ARLINGTON, Va.--Can computer games help U.S. Navy recruits find military jobs they'll enjoy and turn into long-term careers?
To find out, the Office of Naval Research (ONR) is sponsoring Navy Life, an online platform of Navy-themed games and simulations.
Navy Life matches potential recruits to enlisted jobs according to their skills, abilities and, most important, interests--thereby increasing recruitment and encouraging Sailors to consider long-term naval careers. Navy Life also presents a realistic look at the service's career development path.
"It costs a lot of money to put one recruit through basic training and technical schooling, so the Navy doesn't want to lose that investment early," said Dr. Ray Perez, a program officer in ONR's Warfighter Performance Department. "With Navy Life, the service can improve recruiting, increase training efficiency, reduce Sailor attrition and enhance fleet performance."
Navy recruits currently determine their career paths via two tools--the Armed Services Vocational Aptitude Battery (ASVAB) and the Job Opportunities in the Navy (JOIN).
The ASVAB is a timed, multiple-choice test, given in either computer or written form, that covers topics like science and mathematics, word knowledge and paragraph comprehension, and electronics and mechanical knowledge. ASVAB scores determine jobs for which recruits qualify.
Along with ASVAB scores, JOIN is an online instrument that measures interest in Navy jobs and plays an important role in assignments.
The creators of Navy Life designed it to complement both the ASVAB and JOIN. When potential recruits first visit Navy Life, which could be linked to the service's main recruitment website, they'll see a list of Navy enlisted jobs and can indicate which ones interest them.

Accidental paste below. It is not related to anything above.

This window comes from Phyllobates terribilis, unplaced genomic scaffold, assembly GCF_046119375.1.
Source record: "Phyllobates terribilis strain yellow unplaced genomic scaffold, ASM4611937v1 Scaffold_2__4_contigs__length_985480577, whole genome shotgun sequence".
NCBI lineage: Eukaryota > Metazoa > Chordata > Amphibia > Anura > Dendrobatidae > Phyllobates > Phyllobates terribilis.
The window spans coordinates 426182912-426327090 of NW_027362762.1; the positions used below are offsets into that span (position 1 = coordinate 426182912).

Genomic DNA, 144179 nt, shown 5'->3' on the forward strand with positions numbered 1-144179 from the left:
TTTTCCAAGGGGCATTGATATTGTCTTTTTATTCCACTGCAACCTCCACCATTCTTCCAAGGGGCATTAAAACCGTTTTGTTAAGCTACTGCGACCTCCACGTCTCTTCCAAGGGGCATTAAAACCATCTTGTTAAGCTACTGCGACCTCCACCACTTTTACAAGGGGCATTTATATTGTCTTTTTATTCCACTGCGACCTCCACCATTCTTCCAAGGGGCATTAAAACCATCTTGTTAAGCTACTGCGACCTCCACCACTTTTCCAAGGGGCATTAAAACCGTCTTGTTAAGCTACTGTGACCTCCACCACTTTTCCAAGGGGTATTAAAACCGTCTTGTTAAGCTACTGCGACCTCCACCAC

They'll then play a video game consisting of a 3D simulation of a Navy ship's interior. Assigned the role of damage controlman--a maintenance and emergency repair specialist--players must take command of the virtual vessel, extinguish multiple fires and floods spreading throughout the ship, ensure the safety of Sailors on board, and make necessary equipment repairs.
As players navigate these challenges, Navy Life's sophisticated software algorithms measure participants' situational awareness and reactions to evolving threats, how they prioritize tasks, their decision-making capabilities, and how quickly they complete the game. Despite its maintenance focus, the 3D game also is effective in assessing the skills of those interested in non-mechanical career fields like communications or health care.
Afterward, players are shown Navy jobs for which they qualify, based on their game performance. Choosing an occupation will cause a computer-generated avatar (perhaps a Navy master chief) to appear and describe that particular career--including required technical training, duty stations, combat deployments and civilian job equivalents. If players are still interested, they can provide their contact information for recruiters.
Other Navy Life research partners include the Office of the Deputy Chief of Naval Operations for Manpower, Personnel, Training and Education--and the National Center for Research on Evaluation, Standards and Student Testing (CRESST), located at the University of California, Los Angeles.
"Navy Life will make the recruiting process more engaging, especially for high school and college students," said Dr. Eva Baker, CRESST director. "It blends Millennials' [born between 1981 and 1996] and Generation Z's [born after 1996] interest in technology with immersive, game-based selection and assessment tools."
Baker's team will have a Navy Life prototype ready for testing at CRESST and various military recruiting centers by the end of 2018. They later hope to expand the damage controlman game with scenarios featuring other Navy jobs.